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I have a new -80 deep freezer that calls for NEMA 6-15R receptacle, but the old one it is replacing called for a NEMA 6-20. I note that the plug actually seems to fit in the 6-20, but is there a reason that this would cause a problem? The machine should only draw the lower amperage, so the fact that the outlet is overrated wouldn't be a problem?

Maybe I'm missing something.

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up vote 11 down vote accepted


15 Ampere cord-and-plug appliances can indeed, safely be connected to 20 Ampere receptacles.

A deeper understanding

NEMA 6 is a design standard for three wire grounded cord-and-plug devices and receptacles. The number after the dash (-), is the current rating of the device. For example. A NEMA 6-20 device, would be a three wire grounded cord-and-plug device capable of withstanding 20 amperes of current. The "R" simply tells you that the device in question is a receptacle. A NEMA 6-20 cord-and-plug device, would plug into a NEMA 6-20R device.

The NEMA design standard is a safe and convenient way to determine what can connect to what. Basically, if it fits, it works.

If a 15 Ampere device is connected to a 20 Ampere rated receptacle, the device will still only draw a maximum of 15 Amperes. Plugging the device into a higher rated receptacle, will not cause it to draw more current.

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Good to know. I'm talking to the manufacturer rep now, and they are implying that it should only be plugged into 6-15, not a 6-20 (I specifically asked). I'm trying to be escalated up the support to see if they can give me a reason, but it seems like it should be fine. (Can't accept your answer yet due to time). – Atl LED Jun 24 '13 at 17:40
Thanks for the deeper understanding. That was my impression, and I feel like I'm being fed something from the manufacturer where there is an answer in a customer service book, not someone who understands the electronics. – Atl LED Jun 24 '13 at 17:52

Ideally, a fuse or breaker should not be rated higher than the weakest link in a system.

If a piece of equipment is rated below the fuse or breaker rating, it becomes a sacrificial device in the event where it draws more than its current rating but less than the fuse or breaker rating.

A device rated for a NEMA 6-15R receptacle that is connected to a NEMA 6-20R receptacle will be allowed to operate within its design parameters, but will also be allowed to draw current above its design parameters.

Edit: Many devices have built in protection allowing them to be connected to a variety of sources. The notes above pertain primarily to pieces of equipment that do not have built in protection and rely on the source protection.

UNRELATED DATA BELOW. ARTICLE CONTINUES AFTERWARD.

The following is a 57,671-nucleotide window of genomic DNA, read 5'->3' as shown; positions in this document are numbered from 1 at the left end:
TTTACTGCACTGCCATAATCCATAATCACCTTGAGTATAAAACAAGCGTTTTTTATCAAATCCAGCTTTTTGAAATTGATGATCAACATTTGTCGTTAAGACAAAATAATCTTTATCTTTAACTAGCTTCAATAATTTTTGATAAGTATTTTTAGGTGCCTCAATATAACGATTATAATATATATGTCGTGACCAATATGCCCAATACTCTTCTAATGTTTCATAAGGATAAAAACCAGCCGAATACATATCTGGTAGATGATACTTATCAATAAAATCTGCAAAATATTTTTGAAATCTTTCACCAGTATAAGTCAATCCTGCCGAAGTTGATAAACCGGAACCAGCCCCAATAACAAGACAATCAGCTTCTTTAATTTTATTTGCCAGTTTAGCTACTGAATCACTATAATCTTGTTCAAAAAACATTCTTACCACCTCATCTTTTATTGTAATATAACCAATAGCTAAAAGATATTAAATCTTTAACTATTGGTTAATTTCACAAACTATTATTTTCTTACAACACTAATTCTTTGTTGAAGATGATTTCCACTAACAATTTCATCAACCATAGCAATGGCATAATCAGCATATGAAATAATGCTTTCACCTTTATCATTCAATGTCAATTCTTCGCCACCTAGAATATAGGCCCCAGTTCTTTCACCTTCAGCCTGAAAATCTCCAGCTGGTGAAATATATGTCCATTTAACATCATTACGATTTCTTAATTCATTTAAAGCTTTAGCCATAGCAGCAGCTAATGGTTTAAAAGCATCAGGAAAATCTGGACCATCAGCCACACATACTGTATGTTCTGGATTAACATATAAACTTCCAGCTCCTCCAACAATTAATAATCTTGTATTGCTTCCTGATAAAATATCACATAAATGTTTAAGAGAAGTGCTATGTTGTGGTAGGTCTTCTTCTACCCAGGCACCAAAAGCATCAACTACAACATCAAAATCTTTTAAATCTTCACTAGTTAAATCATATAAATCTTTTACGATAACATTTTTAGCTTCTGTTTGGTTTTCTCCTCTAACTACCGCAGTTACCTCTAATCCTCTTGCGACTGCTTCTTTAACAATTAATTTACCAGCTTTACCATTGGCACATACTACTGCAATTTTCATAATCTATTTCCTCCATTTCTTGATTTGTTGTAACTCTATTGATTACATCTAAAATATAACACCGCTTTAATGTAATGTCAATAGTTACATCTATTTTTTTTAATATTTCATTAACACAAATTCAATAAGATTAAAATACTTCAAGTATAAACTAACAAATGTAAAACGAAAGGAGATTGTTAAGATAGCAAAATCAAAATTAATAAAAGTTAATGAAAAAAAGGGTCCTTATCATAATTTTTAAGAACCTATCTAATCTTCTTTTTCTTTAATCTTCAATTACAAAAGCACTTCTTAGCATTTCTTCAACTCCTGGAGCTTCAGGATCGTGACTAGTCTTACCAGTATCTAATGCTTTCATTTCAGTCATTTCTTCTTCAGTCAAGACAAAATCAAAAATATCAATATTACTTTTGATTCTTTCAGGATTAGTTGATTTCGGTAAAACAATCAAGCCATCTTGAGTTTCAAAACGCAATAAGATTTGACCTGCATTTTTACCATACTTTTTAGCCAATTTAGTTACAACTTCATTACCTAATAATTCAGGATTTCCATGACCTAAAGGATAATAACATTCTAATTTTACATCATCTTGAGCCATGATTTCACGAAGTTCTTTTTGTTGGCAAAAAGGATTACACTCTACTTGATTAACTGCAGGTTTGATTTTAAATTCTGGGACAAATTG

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So I shouldn't plug my 0.5A lamp into a circuit protected by a 15A breaker? I should instead plug my five 0.5A lamps, into a single circuit protected by a 0.5A breaker? – Tester101 Jun 25 '13 at 17:58

The fact that your NEMA 6-15 plug physically fits in a NEMA 6-20R receptacle tells me it is a supported configuration.

Note how a NEMA 6-20 plug will not physically fit in a NEMA 6-15R receptacle.

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The outlet is not the fuse or the breaker, so as long as everything is rated it'll be fine. Going larger on wiring or outlets is only insurance, it cannot hurt a thing. The breaker or fuse is what is limiting the circuit's capacity as is desired. You would never want the wiring to be the weakest link. It is the same with doing a job to code, code is the minimum standard.

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Just make sure that if you are "close" to the rating of the circuit breaker that you have the appliance on a circuit of its own. In your case, having a 15 amp appliance on a 20 amp breaker (assuming the receptacle is the same as the breaker) will cause you no problem. However, if you should put two 15 amp devices on the same 20 amp breaker, you could conceivably have a current draw of up to 30 amps, causing the breaker to trip.

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Per the NEC if the receptacle is being wired as dedicated a 15amp receptacle it must be on a 15amp breaker (or fused to 15amps). If it is a dedicated 20amp receptacle then you can have that on a 20amp breaker. If you had multiple 15amp receptacles on one circuit you can then use a 20amp breaker. Same goes for SPST switching devices. All of you "electricians" need to go back and re-read your NEC Article 210 requirements, in particular table 210.21(B)(2) and 210.24, but these are meaningless without the rest of article 210's in depth explanations.

Thanks, and please don't give advice unless it is electrical safe, sound, and legal per the NEC, State specifiec revised code's alloted electrical enforment/guieline documents or your local AHJ's requirements

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From my understanding, then it would be wise to use a 15A breaker on this circuit. I'm assuming this is a dedicated circuit too.

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There's no problem plugging in a device that draws less current than the circuit is rated for, in fact you do it all the time. – Tester101 Jul 23 '14 at 11:00

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